Using the grant that accompanied her 2016 Rolex Award, Häussermann is planning to send a remotely operated vehicle equipped with thrusters, cameras and sensors to depths of 500 metres, where it will document a world never before seen by the human eye – and relay the resulting photographs and videos of marine life to Google Earth and YouTube.
She quotes the Senegalese forestry engineer Baba Dioum to explain her approach to underwater research: “We only conserve what we love, we only love what we understand, we only understand what we are taught.”
Luc-Henri Fage: preserving our past
While art historians still have only a hazy understanding of the origins of human creativity, most believe the oldest works of art consist of outlines left when prehistoric people held their hands against the walls of their caves and blew red pigment against the stone.
These hand stencils have been found all over the world. Examples from El Castillo in Spain featured in the opening moments of the recent BBC series Civilisations, which traced the progress of art from the moment of their creation to the present day. But the French explorer Luc-Henri Fage has dedicated his life to a more remote collection of similar paintings in Kalimantan, in the jungles of Indonesian Borneo.
His interest in the area’s lost art began in 1988, when he and two archaeologists - Jean-Michel Chazine of France and Pindi Setiawan of Indonesia - embarked on an expedition into the rainforest and discovered a series of ancient charcoal pictures. They were inspired to return several times to see what else was hidden in the remote jungle caves.
“Before we went there, Kalimantan, a region as big as France, hadn’t been visited by a single archaeologist,” says Fage, who received a Rolex Award for Enterprise in 2000. By 2011, he and his colleagues had found 1,938 hand stencils and other examples of rock art in 40 caves, identifying 30 recurrent motifs.
Since receiving the Rolex Award, Fage has campaigned for the creation of a national park to protect the Kalimantan mountains from the threat of mining for coal and limestone. Instead, he says, ecotourism could provide a sustainable income while preserving the ancient art works - which may be even more culturally significant than previously thought.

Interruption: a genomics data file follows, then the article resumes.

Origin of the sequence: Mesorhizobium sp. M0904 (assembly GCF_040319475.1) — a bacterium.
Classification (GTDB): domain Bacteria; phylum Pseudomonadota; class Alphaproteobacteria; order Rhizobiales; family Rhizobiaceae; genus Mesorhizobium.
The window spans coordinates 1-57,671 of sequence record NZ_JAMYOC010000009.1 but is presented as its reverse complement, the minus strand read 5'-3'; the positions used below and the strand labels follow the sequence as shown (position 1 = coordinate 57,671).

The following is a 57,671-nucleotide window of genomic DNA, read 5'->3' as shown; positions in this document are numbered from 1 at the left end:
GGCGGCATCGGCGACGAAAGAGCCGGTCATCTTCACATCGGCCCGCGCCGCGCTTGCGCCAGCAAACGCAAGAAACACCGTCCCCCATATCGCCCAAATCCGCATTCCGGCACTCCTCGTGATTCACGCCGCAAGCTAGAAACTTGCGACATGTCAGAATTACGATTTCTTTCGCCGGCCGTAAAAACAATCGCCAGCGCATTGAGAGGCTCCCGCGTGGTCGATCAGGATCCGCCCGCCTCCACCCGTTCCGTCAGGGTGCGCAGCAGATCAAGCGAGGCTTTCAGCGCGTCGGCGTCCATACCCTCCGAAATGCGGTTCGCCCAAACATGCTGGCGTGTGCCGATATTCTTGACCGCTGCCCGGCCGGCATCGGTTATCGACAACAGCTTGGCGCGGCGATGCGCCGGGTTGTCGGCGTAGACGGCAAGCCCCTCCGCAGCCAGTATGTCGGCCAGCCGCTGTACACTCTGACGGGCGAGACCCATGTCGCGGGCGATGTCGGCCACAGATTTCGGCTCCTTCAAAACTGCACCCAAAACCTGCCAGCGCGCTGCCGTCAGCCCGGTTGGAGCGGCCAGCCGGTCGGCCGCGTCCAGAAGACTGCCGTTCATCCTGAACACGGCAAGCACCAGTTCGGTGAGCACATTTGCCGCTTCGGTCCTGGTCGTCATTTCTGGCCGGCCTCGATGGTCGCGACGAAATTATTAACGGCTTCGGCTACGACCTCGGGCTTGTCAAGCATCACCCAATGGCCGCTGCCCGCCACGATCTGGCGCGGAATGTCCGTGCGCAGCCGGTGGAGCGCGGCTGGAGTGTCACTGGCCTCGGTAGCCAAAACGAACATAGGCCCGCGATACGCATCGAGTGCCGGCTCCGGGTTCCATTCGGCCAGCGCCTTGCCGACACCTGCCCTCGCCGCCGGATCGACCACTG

Recently discovered hand stencils on the neighbouring island of Sulawesi are at least 39,900 years old, according to research published in the journal Nature in 2014. That means they rival the rock paintings at El Castillo as the oldest human works of art. And the journey back in time may yet continue. “I predict that even older examples of cave art will be discovered on Sulawesi, and in mainland Asia, and ultimately in our African homeland,” says Chris Stringer of the Natural History Museum.
In their own ways, Cook, Häussermann and Fage represent the breadth of ambition and curiosity embodied in the Rolex Awards for Enterprise. On Greenland’s frozen tundra, at the fringes of South America and deep in the jungles of Borneo, each is pushing forward the frontier of knowledge.
“The Rolex Awards were designed to support those whose own spirit of enterprise mirrored the enterprising spirit on which the company was founded,” says Rebecca Irvin, Head of Philanthropy at Rolex. “The idea was to encourage new ventures rather than reward past achievements and to recognise people who were doing things differently, exploring beyond boundaries and bringing often unconventional and ground-breaking ideas to help change the world.”